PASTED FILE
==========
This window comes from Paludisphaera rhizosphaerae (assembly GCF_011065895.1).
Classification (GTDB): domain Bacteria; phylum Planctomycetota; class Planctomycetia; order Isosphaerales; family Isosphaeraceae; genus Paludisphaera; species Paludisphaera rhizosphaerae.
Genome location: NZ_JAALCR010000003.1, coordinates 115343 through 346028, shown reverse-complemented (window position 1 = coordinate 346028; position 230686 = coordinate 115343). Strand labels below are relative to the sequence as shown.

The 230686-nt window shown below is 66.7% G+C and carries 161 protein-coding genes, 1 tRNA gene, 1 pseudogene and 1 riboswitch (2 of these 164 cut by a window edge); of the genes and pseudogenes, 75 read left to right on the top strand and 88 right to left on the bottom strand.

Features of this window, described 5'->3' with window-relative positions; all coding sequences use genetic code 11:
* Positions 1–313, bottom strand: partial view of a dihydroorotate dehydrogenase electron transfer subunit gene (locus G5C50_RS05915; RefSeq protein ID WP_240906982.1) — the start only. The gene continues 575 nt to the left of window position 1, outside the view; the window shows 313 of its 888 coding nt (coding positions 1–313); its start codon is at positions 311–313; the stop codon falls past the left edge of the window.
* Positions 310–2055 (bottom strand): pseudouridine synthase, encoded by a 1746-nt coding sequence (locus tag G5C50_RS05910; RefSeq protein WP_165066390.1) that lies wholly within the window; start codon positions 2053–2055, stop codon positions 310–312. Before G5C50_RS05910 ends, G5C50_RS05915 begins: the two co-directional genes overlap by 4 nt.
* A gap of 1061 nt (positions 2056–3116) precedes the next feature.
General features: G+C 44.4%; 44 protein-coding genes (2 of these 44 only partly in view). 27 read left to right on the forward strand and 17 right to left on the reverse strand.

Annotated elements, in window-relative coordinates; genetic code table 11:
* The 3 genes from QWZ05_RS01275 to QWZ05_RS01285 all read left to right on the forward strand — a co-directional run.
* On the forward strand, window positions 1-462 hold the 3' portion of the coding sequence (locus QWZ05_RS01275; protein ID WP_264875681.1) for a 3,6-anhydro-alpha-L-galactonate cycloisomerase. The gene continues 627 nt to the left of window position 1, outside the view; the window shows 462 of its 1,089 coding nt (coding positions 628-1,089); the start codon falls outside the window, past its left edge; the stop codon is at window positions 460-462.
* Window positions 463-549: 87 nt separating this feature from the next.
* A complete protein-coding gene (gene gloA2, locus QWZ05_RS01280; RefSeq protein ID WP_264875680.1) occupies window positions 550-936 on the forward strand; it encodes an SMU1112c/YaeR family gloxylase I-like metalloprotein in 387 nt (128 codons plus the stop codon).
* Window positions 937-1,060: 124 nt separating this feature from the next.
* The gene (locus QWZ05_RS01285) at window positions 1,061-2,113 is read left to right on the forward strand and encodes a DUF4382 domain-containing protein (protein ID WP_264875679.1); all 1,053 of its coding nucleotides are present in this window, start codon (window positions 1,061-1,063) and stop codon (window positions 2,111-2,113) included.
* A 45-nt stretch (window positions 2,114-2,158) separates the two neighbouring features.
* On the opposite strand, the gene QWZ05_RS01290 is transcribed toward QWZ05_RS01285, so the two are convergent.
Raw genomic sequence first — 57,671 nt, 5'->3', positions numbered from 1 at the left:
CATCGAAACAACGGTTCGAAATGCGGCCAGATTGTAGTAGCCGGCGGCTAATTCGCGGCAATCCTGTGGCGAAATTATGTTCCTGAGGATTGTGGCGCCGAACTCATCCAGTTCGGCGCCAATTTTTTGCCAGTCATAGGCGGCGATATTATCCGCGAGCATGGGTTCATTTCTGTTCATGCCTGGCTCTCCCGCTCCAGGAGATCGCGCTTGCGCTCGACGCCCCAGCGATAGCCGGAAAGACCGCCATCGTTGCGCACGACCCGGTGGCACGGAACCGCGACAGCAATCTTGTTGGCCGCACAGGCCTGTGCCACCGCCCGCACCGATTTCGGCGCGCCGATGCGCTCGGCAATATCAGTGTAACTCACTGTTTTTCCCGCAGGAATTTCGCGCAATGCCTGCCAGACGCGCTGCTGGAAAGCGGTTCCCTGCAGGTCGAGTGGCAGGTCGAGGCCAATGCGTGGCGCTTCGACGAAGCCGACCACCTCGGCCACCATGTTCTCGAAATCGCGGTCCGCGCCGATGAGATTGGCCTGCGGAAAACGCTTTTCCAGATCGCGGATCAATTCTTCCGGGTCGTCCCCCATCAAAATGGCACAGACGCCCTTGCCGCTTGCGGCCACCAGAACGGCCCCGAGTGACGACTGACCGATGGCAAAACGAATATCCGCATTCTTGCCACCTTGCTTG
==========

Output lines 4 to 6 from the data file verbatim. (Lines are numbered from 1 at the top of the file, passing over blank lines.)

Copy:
The 230686-nt window shown below is 66.7% G+C and carries 161 protein-coding genes, 1 tRNA gene, 1 pseudogene and 1 riboswitch (2 of these 164 cut by a window edge); of the genes and pseudogenes, 75 read left to right on the top strand and 88 right to left on the bottom strand.

Features of this window, described 5'->3' with window-relative positions; all coding sequences use genetic code 11:
* Positions 1–313, bottom strand: partial view of a dihydroorotate dehydrogenase electron transfer subunit gene (locus G5C50_RS05915; RefSeq protein ID WP_240906982.1) — the start only. The gene continues 575 nt to the left of window position 1, outside the view; the window shows 313 of its 888 coding nt (coding positions 1–313); its start codon is at positions 311–313; the stop codon falls past the left edge of the window.